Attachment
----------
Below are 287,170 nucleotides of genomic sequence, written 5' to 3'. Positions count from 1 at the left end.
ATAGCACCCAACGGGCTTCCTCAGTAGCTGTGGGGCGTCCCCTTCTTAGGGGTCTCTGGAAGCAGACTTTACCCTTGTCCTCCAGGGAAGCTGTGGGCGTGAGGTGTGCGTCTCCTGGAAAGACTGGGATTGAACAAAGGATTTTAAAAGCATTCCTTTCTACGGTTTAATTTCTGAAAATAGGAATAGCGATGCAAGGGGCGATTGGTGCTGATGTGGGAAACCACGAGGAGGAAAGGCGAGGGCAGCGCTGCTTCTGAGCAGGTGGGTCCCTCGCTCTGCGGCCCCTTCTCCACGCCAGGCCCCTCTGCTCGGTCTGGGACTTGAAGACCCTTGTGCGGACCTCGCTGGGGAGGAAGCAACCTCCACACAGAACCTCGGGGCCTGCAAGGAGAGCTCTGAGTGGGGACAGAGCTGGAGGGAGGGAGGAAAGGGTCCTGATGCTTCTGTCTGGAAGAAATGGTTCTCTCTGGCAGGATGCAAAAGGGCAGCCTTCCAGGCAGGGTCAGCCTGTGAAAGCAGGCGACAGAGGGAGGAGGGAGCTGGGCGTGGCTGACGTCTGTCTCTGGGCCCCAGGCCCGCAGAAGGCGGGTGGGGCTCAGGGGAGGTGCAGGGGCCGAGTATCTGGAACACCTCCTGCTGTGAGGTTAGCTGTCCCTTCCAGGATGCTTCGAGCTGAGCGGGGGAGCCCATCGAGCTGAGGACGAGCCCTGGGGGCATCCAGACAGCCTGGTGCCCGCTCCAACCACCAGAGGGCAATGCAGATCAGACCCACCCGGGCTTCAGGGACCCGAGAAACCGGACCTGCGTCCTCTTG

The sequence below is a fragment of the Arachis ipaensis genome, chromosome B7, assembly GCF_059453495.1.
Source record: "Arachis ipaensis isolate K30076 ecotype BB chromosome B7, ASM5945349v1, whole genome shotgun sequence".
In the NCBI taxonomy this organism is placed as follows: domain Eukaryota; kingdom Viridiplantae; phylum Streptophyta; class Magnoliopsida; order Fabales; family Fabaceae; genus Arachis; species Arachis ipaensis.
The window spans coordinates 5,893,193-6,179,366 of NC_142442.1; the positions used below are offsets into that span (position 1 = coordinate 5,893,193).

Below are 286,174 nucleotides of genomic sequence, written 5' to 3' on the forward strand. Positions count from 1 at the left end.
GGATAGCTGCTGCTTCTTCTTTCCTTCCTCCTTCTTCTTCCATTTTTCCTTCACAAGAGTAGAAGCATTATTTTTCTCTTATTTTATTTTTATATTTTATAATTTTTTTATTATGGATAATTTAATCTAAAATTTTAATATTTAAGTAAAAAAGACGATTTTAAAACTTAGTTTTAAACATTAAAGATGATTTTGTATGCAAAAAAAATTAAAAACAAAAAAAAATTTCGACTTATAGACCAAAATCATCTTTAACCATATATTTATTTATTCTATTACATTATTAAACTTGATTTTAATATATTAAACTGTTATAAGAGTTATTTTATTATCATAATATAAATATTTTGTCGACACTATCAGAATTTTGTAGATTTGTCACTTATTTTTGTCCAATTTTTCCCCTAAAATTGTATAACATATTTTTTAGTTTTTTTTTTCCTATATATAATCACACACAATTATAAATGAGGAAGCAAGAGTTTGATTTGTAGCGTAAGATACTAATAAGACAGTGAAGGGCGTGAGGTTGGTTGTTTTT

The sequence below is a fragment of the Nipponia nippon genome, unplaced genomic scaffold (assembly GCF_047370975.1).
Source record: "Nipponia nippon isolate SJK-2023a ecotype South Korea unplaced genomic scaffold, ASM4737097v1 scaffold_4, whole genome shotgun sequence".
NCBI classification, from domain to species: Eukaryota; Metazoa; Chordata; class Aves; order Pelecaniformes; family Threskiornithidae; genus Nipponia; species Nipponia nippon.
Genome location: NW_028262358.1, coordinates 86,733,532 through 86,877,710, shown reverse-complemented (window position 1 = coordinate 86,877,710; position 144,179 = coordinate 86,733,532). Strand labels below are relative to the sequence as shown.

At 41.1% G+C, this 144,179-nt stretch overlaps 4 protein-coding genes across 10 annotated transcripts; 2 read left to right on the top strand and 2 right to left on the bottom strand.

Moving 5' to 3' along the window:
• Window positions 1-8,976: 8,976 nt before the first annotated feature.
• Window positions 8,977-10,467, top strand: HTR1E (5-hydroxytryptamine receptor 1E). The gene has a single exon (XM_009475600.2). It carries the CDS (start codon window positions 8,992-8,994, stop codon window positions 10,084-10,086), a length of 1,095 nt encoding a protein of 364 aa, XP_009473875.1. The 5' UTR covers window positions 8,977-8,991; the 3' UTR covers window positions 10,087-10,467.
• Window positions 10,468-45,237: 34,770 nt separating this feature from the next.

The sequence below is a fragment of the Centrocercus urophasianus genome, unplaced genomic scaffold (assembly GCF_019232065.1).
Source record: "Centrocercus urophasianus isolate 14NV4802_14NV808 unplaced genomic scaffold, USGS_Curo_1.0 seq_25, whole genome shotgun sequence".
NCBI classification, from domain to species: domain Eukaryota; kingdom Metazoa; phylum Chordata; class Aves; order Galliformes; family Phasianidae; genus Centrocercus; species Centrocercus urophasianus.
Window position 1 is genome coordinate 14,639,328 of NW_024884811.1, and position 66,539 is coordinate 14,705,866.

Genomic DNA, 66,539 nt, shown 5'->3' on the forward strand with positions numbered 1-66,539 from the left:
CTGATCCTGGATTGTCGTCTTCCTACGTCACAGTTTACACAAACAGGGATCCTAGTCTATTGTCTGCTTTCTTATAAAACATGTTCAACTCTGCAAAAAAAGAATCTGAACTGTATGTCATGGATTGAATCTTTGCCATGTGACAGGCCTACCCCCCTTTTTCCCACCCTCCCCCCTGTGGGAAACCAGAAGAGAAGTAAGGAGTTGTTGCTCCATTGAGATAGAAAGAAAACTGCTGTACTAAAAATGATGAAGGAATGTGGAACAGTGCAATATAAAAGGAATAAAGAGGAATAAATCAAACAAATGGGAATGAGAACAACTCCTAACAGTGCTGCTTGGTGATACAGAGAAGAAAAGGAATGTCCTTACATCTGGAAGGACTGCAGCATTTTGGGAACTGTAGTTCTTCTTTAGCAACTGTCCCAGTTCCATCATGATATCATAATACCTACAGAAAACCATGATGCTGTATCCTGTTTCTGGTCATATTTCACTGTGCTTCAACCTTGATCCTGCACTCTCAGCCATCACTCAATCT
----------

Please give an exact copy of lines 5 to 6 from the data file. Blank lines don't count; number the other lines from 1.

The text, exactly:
In the NCBI taxonomy this organism is placed as follows: domain Eukaryota; kingdom Viridiplantae; phylum Streptophyta; class Magnoliopsida; order Fabales; family Fabaceae; genus Arachis; species Arachis ipaensis.
The window spans coordinates 5,893,193-6,179,366 of NC_142442.1; the positions used below are offsets into that span (position 1 = coordinate 5,893,193).